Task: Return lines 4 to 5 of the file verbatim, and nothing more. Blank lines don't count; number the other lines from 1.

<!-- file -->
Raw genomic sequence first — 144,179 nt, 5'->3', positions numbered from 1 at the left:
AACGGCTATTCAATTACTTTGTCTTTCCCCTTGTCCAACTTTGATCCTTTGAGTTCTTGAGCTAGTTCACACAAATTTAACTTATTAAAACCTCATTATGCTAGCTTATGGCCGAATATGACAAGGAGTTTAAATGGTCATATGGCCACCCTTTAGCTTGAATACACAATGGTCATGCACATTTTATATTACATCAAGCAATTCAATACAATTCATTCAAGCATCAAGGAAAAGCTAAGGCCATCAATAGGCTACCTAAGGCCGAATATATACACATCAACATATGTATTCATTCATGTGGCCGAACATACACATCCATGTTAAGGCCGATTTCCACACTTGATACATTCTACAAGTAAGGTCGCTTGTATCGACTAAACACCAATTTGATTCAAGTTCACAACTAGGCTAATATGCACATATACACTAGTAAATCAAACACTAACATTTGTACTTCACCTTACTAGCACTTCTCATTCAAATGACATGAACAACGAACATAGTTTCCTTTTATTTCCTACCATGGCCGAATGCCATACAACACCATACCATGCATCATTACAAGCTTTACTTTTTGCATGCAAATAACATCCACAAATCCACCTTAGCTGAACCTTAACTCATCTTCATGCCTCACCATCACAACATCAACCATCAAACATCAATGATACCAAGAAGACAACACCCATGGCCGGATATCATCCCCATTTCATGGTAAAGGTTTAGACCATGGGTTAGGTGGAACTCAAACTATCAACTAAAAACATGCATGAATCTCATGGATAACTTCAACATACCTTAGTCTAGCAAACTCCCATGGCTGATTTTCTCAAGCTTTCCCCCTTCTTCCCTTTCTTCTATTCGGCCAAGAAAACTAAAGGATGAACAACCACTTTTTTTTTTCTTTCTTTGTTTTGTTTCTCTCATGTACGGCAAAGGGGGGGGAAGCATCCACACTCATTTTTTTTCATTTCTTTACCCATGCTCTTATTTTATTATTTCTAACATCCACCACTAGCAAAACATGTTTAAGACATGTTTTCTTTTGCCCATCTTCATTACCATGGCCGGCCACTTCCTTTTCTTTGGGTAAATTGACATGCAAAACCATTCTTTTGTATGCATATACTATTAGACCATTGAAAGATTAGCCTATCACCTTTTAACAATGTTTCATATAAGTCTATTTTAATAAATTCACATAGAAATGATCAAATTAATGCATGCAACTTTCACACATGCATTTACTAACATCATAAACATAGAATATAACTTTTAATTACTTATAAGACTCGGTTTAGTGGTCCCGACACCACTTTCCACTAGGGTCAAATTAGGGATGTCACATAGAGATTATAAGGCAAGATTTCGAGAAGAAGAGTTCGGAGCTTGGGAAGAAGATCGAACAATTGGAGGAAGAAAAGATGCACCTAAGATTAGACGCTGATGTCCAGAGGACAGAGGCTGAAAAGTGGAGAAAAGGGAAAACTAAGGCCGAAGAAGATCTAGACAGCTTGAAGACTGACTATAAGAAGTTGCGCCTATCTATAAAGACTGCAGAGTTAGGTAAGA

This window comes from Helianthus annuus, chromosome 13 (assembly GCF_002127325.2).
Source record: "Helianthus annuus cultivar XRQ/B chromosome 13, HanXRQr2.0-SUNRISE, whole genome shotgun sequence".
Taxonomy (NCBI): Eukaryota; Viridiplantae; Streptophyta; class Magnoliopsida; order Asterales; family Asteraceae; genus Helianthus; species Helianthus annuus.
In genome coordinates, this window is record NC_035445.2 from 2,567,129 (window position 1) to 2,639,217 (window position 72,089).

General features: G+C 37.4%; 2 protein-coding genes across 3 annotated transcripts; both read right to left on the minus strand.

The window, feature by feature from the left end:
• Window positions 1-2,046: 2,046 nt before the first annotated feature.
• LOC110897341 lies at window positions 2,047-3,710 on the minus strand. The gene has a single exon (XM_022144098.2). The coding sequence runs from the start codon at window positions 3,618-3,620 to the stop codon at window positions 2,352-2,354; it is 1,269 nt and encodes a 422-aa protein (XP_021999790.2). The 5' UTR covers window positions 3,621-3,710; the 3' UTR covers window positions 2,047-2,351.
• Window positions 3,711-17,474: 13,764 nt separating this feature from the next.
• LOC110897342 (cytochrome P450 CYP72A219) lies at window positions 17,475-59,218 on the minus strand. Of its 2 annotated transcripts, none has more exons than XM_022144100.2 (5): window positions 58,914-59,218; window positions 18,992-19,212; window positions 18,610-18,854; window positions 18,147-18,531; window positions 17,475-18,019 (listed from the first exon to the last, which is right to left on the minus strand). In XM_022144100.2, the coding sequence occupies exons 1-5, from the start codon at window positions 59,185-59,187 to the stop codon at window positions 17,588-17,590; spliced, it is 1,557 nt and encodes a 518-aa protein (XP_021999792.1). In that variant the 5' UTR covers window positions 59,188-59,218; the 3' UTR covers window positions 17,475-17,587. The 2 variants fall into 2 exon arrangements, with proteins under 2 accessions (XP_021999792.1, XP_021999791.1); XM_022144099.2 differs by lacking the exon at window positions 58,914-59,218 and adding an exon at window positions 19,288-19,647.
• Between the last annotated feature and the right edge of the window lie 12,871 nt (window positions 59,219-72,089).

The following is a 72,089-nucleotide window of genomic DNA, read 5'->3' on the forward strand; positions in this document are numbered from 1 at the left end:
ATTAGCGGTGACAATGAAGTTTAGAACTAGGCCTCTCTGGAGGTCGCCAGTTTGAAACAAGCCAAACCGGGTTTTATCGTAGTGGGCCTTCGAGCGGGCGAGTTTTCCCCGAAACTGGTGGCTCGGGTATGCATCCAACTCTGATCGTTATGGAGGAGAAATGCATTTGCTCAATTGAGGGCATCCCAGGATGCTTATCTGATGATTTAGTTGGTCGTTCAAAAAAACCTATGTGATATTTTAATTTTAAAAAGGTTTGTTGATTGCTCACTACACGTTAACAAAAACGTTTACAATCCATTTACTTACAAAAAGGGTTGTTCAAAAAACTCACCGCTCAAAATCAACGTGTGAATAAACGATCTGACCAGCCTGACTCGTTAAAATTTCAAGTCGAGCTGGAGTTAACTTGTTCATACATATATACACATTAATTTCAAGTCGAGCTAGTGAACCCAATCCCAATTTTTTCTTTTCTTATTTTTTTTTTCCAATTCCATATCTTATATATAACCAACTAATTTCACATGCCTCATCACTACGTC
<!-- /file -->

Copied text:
Source record: "Helianthus annuus cultivar XRQ/B chromosome 13, HanXRQr2.0-SUNRISE, whole genome shotgun sequence".
Taxonomy (NCBI): Eukaryota; Viridiplantae; Streptophyta; class Magnoliopsida; order Asterales; family Asteraceae; genus Helianthus; species Helianthus annuus.